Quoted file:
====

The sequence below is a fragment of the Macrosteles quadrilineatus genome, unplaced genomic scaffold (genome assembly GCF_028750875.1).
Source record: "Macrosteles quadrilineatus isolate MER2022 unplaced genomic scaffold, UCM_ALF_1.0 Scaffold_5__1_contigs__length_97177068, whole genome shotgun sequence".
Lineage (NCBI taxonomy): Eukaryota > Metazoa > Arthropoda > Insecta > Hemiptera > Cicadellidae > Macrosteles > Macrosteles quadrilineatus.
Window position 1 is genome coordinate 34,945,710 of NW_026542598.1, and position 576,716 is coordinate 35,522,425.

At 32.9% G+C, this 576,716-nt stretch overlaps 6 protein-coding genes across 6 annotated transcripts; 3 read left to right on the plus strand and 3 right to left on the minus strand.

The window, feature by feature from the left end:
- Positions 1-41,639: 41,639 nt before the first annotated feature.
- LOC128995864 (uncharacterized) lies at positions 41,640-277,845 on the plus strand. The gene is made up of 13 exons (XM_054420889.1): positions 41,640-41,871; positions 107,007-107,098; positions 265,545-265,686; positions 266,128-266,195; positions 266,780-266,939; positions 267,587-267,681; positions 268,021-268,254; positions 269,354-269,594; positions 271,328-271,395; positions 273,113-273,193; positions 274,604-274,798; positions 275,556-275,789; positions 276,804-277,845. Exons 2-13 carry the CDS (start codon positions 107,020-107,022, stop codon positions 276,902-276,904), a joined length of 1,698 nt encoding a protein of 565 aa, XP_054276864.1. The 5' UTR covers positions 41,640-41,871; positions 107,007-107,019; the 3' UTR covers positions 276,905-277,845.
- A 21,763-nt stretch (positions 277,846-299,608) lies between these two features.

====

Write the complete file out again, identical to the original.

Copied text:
The sequence below is a fragment of the Macrosteles quadrilineatus genome, unplaced genomic scaffold (genome assembly GCF_028750875.1).
Source record: "Macrosteles quadrilineatus isolate MER2022 unplaced genomic scaffold, UCM_ALF_1.0 Scaffold_5__1_contigs__length_97177068, whole genome shotgun sequence".
Lineage (NCBI taxonomy): Eukaryota > Metazoa > Arthropoda > Insecta > Hemiptera > Cicadellidae > Macrosteles > Macrosteles quadrilineatus.
Window position 1 is genome coordinate 34,945,710 of NW_026542598.1, and position 576,716 is coordinate 35,522,425.

At 32.9% G+C, this 576,716-nt stretch overlaps 6 protein-coding genes across 6 annotated transcripts; 3 read left to right on the plus strand and 3 right to left on the minus strand.

The window, feature by feature from the left end:
- Positions 1-41,639: 41,639 nt before the first annotated feature.
- LOC128995864 (uncharacterized) lies at positions 41,640-277,845 on the plus strand. The gene is made up of 13 exons (XM_054420889.1): positions 41,640-41,871; positions 107,007-107,098; positions 265,545-265,686; positions 266,128-266,195; positions 266,780-266,939; positions 267,587-267,681; positions 268,021-268,254; positions 269,354-269,594; positions 271,328-271,395; positions 273,113-273,193; positions 274,604-274,798; positions 275,556-275,789; positions 276,804-277,845. Exons 2-13 carry the CDS (start codon positions 107,020-107,022, stop codon positions 276,902-276,904), a joined length of 1,698 nt encoding a protein of 565 aa, XP_054276864.1. The 5' UTR covers positions 41,640-41,871; positions 107,007-107,019; the 3' UTR covers positions 276,905-277,845.
- A 21,763-nt stretch (positions 277,846-299,608) lies between these two features.